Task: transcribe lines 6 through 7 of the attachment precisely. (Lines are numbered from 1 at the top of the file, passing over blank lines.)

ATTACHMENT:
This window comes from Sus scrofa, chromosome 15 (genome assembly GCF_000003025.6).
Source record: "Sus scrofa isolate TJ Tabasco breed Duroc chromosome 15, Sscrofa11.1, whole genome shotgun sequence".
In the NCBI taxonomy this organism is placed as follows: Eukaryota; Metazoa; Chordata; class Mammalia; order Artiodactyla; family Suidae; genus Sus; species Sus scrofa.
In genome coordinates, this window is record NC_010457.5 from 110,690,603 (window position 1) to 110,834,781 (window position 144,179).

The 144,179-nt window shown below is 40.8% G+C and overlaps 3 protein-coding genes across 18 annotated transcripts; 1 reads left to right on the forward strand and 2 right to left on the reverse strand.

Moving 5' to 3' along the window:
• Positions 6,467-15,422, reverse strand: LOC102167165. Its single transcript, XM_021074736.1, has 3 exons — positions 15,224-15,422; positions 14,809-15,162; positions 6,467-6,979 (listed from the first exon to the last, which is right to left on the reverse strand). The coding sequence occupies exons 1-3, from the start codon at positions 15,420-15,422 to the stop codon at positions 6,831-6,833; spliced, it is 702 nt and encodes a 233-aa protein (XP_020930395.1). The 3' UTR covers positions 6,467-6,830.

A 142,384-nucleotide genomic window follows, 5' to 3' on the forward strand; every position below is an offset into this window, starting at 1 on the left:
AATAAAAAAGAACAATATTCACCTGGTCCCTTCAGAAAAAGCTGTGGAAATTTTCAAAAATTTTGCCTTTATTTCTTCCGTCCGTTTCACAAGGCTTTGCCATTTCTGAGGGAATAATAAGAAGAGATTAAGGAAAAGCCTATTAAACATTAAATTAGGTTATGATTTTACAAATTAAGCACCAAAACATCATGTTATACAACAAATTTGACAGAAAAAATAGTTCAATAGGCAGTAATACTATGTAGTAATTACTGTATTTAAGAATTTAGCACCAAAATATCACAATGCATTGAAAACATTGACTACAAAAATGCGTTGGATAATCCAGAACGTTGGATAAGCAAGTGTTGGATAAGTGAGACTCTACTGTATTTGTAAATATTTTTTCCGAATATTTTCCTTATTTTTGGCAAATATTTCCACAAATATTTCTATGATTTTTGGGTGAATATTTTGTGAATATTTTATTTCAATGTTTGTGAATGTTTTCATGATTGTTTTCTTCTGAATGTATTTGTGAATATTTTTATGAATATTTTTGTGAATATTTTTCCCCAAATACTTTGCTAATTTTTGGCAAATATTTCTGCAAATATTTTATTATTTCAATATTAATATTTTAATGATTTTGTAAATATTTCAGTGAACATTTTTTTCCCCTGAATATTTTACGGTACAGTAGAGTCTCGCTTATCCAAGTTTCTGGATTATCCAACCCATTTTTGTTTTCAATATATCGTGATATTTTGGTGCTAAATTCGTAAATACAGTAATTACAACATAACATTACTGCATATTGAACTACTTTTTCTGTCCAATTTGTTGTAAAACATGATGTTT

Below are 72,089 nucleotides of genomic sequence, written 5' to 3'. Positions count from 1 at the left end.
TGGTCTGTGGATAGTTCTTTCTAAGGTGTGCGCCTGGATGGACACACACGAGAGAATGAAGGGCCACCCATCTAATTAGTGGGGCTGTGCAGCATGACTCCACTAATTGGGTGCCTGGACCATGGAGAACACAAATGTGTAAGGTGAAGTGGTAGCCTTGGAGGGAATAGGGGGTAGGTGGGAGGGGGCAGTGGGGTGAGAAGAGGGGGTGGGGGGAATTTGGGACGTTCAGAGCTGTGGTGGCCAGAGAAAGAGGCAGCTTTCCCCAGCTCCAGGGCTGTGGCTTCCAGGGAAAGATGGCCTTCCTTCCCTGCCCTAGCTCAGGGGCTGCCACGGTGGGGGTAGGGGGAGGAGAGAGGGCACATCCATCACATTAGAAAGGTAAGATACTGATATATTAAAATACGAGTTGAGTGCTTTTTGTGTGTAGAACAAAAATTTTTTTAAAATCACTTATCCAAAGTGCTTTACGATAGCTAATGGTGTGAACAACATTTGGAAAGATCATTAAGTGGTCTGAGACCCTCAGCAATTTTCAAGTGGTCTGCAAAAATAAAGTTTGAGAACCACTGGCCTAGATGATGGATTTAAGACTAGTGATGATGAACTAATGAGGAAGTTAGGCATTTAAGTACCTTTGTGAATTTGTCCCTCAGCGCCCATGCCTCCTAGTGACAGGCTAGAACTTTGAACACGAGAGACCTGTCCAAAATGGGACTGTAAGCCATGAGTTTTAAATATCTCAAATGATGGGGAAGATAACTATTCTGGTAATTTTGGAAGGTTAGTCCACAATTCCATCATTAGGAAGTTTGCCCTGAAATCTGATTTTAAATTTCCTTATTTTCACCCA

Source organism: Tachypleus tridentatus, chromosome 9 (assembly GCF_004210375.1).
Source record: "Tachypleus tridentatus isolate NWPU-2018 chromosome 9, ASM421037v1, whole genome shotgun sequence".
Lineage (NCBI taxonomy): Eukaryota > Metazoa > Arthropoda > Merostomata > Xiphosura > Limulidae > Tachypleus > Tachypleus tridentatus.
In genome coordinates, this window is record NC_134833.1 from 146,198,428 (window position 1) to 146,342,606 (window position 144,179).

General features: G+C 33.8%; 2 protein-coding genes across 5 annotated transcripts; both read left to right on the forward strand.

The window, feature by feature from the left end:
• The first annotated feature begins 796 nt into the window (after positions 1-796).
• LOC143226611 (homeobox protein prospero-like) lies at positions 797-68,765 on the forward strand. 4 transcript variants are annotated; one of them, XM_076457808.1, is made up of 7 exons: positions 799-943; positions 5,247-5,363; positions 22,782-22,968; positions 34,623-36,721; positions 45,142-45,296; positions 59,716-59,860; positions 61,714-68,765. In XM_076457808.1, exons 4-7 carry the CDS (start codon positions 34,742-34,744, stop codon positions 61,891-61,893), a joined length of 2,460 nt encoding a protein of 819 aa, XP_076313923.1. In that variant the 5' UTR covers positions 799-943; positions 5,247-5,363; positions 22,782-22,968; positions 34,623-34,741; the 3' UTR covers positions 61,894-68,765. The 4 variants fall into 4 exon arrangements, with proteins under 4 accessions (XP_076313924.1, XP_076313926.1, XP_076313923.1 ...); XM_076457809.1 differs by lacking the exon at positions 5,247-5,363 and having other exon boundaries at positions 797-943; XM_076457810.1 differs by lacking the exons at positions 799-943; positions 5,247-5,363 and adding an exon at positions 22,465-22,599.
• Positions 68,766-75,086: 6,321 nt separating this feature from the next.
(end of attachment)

Moving 5' to 3' along the window:
• Positions 6,467-15,422, reverse strand: LOC102167165. Its single transcript, XM_021074736.1, has 3 exons — positions 15,224-15,422; positions 14,809-15,162; positions 6,467-6,979 (listed from the first exon to the last, which is right to left on the reverse strand). The coding sequence occupies exons 1-3, from the start codon at positions 15,420-15,422 to the stop codon at positions 6,831-6,833; spliced, it is 702 nt and encodes a 233-aa protein (XP_020930395.1). The 3' UTR covers positions 6,467-6,830.